Only the 1996 Super Bowl between Dallas and Pittsburgh, which had 94.1 million viewers, had a bigger audience, according to Nielsen Media Research on Monday. Behind that 1996 game and the M-A-S-H series finale, Sunday's game was the third most-watched program in television history.
The presence of the Colts quarterback, one of the game's most popular players, and a major-market team from Chicago undoubtedly juiced the ratings.
"The story line was about as good as you could have hoped for," said CBS Sports President Sean McManus. The game was shown on CBS, a division of CBS Corp.
It was the highest-rated Super Bowl game since St. Louis-Tennessee in 2000. The ratings were lower this year than in 2000, but, because there are more homes with television sets than seven years ago, there were more people watching. Last year's Super Bowl between Pittsburgh and Seattle drew 90.7 million viewers.
CBS was also lucky, in a sense, that the Colts' 29-17 victory over the Bears was closer on the scoreboard than it appeared on the screen. Although Indianapolis was dominating the game, Chicago was close enough until the end to have a chance to win, which kept viewers interested.
CBS wasn't so lucky that the game was played in a driving rainstorm.
"It was very difficult," McManus said. "We lost a number of cameras during the telecast."
A camera suspended over the field on cables had to come down, and one sideline camera was knocked out of commission because it overheated when covered in canvas, he said. Camera operators were constantly wiping raindrops from lenses.
Despite the huge audience, the Super Bowl didn't provide much of a jolt to the CBS drama "Criminal Minds," which was given the choice time slot following the game. "Criminal Minds" was seen by 26.2 million viewers. While that's the biggest audience the second-year show has ever delivered, it dwarfs the 38.1 million people who saw "Grey's Anatomy" after ABC's telecast of the game last year.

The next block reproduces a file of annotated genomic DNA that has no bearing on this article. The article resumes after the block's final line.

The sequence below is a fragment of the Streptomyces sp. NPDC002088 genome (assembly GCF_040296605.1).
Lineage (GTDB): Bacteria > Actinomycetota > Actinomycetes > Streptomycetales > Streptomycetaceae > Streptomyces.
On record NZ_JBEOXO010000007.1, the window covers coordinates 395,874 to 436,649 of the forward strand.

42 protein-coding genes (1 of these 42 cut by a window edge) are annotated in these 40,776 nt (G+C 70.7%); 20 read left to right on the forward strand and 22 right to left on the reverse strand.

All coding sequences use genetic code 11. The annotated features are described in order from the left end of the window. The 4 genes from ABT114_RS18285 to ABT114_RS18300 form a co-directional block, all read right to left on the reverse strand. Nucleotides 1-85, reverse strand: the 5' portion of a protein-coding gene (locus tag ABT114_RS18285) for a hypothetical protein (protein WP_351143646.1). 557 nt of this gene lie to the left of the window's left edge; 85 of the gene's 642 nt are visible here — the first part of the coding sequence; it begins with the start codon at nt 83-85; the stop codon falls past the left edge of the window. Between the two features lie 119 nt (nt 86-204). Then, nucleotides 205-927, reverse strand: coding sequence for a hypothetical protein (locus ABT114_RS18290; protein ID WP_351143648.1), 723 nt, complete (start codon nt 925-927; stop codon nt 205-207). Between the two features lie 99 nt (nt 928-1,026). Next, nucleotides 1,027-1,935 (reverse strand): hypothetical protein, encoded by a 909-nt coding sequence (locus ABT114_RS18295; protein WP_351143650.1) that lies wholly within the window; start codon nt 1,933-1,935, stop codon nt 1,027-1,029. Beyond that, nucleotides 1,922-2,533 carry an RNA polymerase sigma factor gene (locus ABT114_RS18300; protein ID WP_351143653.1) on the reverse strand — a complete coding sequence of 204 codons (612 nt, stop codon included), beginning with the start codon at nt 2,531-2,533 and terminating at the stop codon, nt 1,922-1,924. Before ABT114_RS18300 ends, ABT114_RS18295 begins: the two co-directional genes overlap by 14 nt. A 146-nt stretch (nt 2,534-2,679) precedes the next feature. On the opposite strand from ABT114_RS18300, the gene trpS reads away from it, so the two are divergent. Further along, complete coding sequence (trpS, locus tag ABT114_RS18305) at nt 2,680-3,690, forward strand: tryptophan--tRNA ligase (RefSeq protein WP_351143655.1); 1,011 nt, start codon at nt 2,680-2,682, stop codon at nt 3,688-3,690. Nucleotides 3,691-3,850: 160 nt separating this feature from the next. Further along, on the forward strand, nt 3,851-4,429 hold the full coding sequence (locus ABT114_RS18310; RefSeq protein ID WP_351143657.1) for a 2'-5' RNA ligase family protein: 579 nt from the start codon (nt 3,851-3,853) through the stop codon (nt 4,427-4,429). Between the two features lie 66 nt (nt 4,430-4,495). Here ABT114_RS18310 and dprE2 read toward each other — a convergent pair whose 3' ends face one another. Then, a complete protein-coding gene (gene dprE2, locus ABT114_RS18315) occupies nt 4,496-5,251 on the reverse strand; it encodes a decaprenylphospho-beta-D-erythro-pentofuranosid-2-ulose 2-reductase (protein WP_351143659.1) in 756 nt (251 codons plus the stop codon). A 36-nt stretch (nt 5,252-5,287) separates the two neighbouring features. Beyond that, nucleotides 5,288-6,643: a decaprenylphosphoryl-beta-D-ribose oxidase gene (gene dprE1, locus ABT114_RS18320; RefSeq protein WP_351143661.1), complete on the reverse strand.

According to another measuring service, the most-watched moment of the CBS broadcast wasn't Manning's lone touchdown pass, the interception and touchdown run by Kelvin Hayden or even Prince's electrifying halftime show. It was the Bud Light ad featuring Carlos Mencia and a language class, according to Tivo.
The digital recorder company's measurement includes not only people who watched the commercial live, but those who froze the set and went back and watched the commercial, said Todd Juenger, vice president and general manager for audience research.
More viewers with digital recorders tend to replay the Super Bowl commercials than game action perhaps because broadcasters offer plenty of replays of game action on their own, he said.
The most popular minute of the actual game, representing most Tivo replays, was after a personal foul was committed following an Indianapolis kickoff in the third quarter, he said.